Government announces withdrawal of asylum seekers' right to work

23 Jul 2002

Home Office Minister Beverley Hughes has announced the Government is to withdraw the concession that allows asylum seekers to work after they have been waiting six months or more for a decision on their case.

This change of policy, which will come into effect from 23 July this year, will mean that asylum seekers will no longer be able to work or undertake vocational training until they are given a positive decision on their asylum case, regardless of how long they wait for a decision.

The Government justifies its new policy on the basis that most decisions are made in under six months. Whilst this is true of initial decisions, many of these go to appeal and may be overturned (there were 3,165 successful asylum appeals in the the first quarter of this year). This can be a lengthy process, during which asylum seekers are forced to rely on support from the National Asylum Support Service and unable to put their skills and experience to good use.

This policy has been pushed through in haste and without consultation; the Refugee Council has only just received received news of it. In response, the Refugee Council has written a letter to the Beverley Hughes expressing its serious concerns and outlining the reasons why previous governments have not abandoned the concession - although almost every government since it was introduced in 1986 has considered doing so:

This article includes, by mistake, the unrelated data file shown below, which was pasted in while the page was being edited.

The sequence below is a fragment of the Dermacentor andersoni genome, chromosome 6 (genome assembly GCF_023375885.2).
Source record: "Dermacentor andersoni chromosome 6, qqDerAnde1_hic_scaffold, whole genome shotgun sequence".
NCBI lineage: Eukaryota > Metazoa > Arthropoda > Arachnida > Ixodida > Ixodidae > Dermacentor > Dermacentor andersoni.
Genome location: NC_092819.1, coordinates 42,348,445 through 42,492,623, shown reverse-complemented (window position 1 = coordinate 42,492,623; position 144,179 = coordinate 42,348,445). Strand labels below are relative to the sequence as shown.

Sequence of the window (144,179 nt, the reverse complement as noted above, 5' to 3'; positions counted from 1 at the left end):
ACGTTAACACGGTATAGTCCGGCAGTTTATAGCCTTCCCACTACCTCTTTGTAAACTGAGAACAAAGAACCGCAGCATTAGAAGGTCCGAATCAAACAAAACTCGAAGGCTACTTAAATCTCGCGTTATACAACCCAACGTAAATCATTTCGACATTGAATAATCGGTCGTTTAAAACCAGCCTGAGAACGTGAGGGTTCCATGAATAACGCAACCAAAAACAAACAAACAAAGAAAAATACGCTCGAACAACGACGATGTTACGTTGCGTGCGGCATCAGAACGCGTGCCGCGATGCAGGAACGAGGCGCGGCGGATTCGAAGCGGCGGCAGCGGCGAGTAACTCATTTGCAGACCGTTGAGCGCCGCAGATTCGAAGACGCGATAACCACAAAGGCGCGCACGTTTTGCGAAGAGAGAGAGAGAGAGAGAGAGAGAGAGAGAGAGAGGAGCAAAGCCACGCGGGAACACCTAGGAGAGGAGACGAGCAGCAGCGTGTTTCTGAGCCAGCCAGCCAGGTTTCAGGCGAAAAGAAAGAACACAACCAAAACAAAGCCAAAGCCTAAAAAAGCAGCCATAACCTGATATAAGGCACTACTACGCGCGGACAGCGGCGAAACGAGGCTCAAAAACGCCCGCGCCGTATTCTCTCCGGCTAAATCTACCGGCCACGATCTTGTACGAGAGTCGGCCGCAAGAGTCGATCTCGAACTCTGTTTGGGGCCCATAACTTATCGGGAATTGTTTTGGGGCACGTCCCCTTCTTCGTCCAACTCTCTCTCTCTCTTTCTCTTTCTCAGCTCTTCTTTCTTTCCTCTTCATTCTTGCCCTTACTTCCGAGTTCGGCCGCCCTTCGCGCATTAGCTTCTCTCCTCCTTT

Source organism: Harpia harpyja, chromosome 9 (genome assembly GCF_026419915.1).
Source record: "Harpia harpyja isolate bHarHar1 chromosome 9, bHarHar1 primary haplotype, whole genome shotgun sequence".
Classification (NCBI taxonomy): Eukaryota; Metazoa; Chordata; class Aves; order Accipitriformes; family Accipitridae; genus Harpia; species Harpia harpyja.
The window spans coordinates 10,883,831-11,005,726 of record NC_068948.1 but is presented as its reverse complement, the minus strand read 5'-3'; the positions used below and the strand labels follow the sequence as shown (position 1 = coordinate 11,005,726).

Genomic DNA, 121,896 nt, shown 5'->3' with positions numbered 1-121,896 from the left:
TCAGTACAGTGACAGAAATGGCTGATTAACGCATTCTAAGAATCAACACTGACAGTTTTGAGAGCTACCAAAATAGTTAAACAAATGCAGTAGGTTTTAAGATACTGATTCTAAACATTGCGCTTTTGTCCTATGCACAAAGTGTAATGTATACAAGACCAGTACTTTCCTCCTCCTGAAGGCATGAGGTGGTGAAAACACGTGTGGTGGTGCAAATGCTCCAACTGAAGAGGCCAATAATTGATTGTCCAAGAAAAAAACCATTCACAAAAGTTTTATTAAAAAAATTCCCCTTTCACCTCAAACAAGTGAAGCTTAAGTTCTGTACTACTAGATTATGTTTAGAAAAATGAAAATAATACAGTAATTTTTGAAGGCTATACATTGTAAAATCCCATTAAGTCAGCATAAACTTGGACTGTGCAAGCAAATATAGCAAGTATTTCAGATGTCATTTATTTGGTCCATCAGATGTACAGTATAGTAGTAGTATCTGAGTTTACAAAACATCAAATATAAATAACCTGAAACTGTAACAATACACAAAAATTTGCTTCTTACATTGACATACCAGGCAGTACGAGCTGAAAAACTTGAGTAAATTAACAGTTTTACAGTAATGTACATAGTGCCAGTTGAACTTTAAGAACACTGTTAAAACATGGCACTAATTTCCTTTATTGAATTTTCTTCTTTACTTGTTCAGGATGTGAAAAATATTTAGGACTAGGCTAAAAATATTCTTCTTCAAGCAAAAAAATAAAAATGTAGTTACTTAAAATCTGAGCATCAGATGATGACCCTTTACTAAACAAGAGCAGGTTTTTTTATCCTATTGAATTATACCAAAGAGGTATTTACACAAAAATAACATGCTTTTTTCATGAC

• There is no evidence that giving asylum seekers who are awaiting decision permission to work encourages more asylum applications.

  • There is clearly public support for the idea that where possible asylum seekers should work to pay their way.

  • There will be significant extra costs in supporting asylum seekers who are no longer allowed to work.

  • The concession is only meaningful if the government is unable to meet its targets for decision times; if the targets are met there is no need to remove the concession.

  • Changing the policy will have a major impact on the future integration of those who will subsequently be allowed to stay and who have had to wait more than six months for an initial decision; it will particularly affect those with specialist occupations, such as health professionals, who need to keep their skills up to date.

Read the Refugee Council's response to the announcement.